The present report is based, in part, upon a thesis completed by the senior author in partial fulfillment of the requirements for the degree of Master of Arts from the University of Cincinnati.
Recovery of Performance During Sleep Following Sleep Deprivation
Version of Record online: 30 JAN 2007
Volume 20, Issue 2, pages 152–159, March 1983
How to Cite
Rosa, R. R., Bonnet, M. H. and Warm, J. S. (1983), Recovery of Performance During Sleep Following Sleep Deprivation. Psychophysiology, 20: 152–159. doi: 10.1111/j.1469-8986.1983.tb03281.x
We gratefully acknowledge the support of Dr. Milton Kramer of the Sleep Laboratory, V.A. Hospital, Cincinnati, Ohio. In addition, we wish to thank Dr. Wilse Webb for the loan of the audiometer.
Michael Bonnet is now at the Sleep Laboratory, Pulmonary Service, V.A. Hospital, Loma Linda, CA 92357.
- Issue online: 30 JAN 2007
- Version of Record online: 30 JAN 2007
- Manuscript received March 20, 1982; accepted for publication July 15, 1982
- Total sleep deprivation;
- Recovery sleep;
- Body temperature;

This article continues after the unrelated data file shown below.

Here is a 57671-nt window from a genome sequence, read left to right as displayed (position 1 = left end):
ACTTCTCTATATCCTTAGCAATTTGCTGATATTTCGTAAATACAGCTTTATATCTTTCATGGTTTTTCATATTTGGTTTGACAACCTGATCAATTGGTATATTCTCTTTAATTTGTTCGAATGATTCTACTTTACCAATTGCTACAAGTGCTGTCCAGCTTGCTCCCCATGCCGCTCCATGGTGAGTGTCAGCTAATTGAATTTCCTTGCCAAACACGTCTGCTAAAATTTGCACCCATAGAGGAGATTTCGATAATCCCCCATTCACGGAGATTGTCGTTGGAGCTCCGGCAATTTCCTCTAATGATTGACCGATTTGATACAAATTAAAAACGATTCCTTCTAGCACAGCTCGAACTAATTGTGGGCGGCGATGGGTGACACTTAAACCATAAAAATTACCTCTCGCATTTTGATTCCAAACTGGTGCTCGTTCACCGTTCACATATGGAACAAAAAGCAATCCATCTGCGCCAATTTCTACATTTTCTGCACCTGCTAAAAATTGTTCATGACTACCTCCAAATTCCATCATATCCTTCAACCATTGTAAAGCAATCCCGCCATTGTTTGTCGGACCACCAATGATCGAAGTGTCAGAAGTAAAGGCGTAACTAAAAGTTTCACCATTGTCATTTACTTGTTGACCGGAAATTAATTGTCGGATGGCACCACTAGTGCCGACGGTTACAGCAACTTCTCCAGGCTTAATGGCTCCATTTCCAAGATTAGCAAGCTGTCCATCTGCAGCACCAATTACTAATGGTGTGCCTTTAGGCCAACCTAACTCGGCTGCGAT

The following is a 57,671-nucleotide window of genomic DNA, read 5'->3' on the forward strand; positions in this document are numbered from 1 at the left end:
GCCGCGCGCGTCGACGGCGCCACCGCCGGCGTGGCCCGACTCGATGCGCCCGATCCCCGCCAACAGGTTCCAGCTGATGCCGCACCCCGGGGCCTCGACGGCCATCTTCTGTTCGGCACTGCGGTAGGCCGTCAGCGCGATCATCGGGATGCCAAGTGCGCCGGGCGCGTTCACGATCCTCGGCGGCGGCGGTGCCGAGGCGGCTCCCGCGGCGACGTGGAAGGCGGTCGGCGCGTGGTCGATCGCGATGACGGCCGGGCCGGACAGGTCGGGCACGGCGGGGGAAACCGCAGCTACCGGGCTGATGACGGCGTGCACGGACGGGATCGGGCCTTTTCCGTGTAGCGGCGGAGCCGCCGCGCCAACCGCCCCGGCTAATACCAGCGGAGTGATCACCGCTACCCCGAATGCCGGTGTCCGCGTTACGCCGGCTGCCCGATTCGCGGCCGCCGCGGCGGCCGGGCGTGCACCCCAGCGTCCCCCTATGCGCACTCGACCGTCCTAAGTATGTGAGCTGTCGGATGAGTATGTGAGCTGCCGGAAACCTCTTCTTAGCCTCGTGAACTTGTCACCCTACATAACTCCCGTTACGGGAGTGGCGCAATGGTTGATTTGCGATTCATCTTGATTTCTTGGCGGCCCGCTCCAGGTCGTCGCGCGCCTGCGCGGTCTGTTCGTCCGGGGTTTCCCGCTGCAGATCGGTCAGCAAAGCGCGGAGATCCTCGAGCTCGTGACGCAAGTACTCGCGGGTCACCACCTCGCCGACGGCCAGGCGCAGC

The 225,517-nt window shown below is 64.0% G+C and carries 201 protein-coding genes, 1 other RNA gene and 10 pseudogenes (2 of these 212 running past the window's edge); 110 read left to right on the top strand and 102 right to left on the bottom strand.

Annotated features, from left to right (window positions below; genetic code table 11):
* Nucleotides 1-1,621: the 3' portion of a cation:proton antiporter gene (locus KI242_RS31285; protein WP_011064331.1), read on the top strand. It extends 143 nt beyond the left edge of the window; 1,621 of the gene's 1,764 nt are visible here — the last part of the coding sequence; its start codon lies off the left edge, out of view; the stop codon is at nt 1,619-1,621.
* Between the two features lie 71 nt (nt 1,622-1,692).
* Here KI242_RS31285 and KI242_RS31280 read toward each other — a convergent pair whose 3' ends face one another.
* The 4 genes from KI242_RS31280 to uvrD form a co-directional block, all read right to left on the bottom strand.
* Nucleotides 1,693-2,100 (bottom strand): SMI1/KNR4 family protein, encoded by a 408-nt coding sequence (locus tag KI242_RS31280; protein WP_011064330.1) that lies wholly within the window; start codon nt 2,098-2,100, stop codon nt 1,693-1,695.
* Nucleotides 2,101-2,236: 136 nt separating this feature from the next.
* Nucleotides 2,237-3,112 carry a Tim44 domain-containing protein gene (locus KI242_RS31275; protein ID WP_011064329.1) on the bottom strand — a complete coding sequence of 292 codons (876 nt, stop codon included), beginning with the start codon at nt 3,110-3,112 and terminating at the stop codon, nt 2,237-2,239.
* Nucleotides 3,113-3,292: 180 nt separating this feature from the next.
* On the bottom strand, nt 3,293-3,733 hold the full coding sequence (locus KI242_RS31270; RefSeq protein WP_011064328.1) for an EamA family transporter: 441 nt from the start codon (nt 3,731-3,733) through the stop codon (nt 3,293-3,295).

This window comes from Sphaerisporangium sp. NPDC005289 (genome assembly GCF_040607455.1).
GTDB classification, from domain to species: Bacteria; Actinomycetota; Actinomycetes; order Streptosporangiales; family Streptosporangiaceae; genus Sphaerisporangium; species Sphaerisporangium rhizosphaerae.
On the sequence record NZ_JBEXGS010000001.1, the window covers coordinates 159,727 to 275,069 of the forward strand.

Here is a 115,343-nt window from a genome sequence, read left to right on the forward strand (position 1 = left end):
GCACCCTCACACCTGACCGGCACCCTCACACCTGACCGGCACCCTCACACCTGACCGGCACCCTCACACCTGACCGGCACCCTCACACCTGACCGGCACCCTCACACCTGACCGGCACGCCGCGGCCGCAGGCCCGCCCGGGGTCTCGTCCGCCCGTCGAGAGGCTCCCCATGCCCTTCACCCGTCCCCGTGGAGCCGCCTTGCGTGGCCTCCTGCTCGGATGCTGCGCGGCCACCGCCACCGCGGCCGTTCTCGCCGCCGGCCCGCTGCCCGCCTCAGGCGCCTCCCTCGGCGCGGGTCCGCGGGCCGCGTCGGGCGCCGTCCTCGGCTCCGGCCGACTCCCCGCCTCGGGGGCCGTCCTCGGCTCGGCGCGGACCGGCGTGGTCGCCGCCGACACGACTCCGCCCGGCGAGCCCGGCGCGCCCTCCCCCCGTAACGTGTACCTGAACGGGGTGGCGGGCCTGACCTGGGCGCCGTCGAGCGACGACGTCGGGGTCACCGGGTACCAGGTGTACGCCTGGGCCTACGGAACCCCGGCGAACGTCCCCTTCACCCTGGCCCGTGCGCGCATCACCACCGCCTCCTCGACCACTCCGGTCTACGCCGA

Very few studies have systematically examined recovery of performance after sleep deprivation. In the present study, 12 young adult males were sleep deprived for periods of 40 and 64 hrs. Each period was preceded by baseline nights of sleep and followed by two recovery nights of sleep. Immediate recall and reaction time were tested at 2300, 0145, 0400, 0615, and 0830 during baseline, deprivation, and recovery nights. Performance efficiency showed a progressive decline after 2 hrs of recovery sleep following both periods of deprivation. Return to baseline was apparent after 4 hrs of steep following 40 hrs awake and after 8 hrs of sleep following 64 hrs awake. These results suggested that, in terms of behavioral efficiency, an equal amount of sleep is not required to compensate for sleep lost.